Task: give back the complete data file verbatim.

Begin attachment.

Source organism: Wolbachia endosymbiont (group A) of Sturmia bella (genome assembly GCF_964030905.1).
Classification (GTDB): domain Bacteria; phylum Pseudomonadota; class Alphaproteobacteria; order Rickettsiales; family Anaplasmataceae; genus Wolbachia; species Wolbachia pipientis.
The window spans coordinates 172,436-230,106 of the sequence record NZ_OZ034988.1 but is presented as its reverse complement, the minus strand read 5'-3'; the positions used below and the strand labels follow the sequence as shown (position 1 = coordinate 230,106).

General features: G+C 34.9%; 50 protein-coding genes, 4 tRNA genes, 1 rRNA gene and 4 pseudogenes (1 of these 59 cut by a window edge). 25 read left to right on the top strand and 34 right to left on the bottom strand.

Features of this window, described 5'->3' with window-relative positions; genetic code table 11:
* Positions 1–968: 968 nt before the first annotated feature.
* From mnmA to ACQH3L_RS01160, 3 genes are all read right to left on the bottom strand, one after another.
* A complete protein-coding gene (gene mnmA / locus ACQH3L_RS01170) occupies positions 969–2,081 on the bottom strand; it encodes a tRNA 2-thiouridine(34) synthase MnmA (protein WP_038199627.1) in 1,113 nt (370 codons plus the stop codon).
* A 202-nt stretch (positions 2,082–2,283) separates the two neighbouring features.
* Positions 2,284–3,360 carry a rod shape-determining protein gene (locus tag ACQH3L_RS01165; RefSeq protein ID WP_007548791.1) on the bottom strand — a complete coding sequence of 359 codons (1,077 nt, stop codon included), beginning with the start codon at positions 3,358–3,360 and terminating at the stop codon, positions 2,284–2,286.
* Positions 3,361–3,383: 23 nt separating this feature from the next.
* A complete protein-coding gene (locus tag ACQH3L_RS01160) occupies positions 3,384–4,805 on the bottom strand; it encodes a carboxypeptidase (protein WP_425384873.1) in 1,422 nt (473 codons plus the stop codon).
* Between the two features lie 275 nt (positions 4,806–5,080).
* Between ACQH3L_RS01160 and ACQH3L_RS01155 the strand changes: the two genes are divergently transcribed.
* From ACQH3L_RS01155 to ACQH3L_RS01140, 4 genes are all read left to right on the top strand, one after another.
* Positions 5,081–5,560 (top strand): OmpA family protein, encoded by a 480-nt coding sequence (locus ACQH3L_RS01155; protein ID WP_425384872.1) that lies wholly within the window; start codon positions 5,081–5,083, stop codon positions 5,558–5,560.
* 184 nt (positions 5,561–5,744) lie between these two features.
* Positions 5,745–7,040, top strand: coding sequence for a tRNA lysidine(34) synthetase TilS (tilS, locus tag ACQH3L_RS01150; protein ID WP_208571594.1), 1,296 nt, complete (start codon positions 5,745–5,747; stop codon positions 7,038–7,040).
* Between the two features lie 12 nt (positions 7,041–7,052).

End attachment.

Source organism: Wolbachia endosymbiont (group A) of Sturmia bella (genome assembly GCF_964030905.1).
Classification (GTDB): domain Bacteria; phylum Pseudomonadota; class Alphaproteobacteria; order Rickettsiales; family Anaplasmataceae; genus Wolbachia; species Wolbachia pipientis.
The window spans coordinates 172,436-230,106 of the sequence record NZ_OZ034988.1 but is presented as its reverse complement, the minus strand read 5'-3'; the positions used below and the strand labels follow the sequence as shown (position 1 = coordinate 230,106).

General features: G+C 34.9%; 50 protein-coding genes, 4 tRNA genes, 1 rRNA gene and 4 pseudogenes (1 of these 59 cut by a window edge). 25 read left to right on the top strand and 34 right to left on the bottom strand.

Features of this window, described 5'->3' with window-relative positions; genetic code table 11:
* Positions 1–968: 968 nt before the first annotated feature.
* From mnmA to ACQH3L_RS01160, 3 genes are all read right to left on the bottom strand, one after another.
* A complete protein-coding gene (gene mnmA / locus ACQH3L_RS01170) occupies positions 969–2,081 on the bottom strand; it encodes a tRNA 2-thiouridine(34) synthase MnmA (protein WP_038199627.1) in 1,113 nt (370 codons plus the stop codon).
* A 202-nt stretch (positions 2,082–2,283) separates the two neighbouring features.
* Positions 2,284–3,360 carry a rod shape-determining protein gene (locus tag ACQH3L_RS01165; RefSeq protein ID WP_007548791.1) on the bottom strand — a complete coding sequence of 359 codons (1,077 nt, stop codon included), beginning with the start codon at positions 3,358–3,360 and terminating at the stop codon, positions 2,284–2,286.
* Positions 3,361–3,383: 23 nt separating this feature from the next.
* A complete protein-coding gene (locus tag ACQH3L_RS01160) occupies positions 3,384–4,805 on the bottom strand; it encodes a carboxypeptidase (protein WP_425384873.1) in 1,422 nt (473 codons plus the stop codon).
* Between the two features lie 275 nt (positions 4,806–5,080).
* Between ACQH3L_RS01160 and ACQH3L_RS01155 the strand changes: the two genes are divergently transcribed.
* From ACQH3L_RS01155 to ACQH3L_RS01140, 4 genes are all read left to right on the top strand, one after another.
* Positions 5,081–5,560 (top strand): OmpA family protein, encoded by a 480-nt coding sequence (locus ACQH3L_RS01155; protein ID WP_425384872.1) that lies wholly within the window; start codon positions 5,081–5,083, stop codon positions 5,558–5,560.
* 184 nt (positions 5,561–5,744) lie between these two features.
* Positions 5,745–7,040, top strand: coding sequence for a tRNA lysidine(34) synthetase TilS (tilS, locus tag ACQH3L_RS01150; protein ID WP_208571594.1), 1,296 nt, complete (start codon positions 5,745–5,747; stop codon positions 7,038–7,040).
* Between the two features lie 12 nt (positions 7,041–7,052).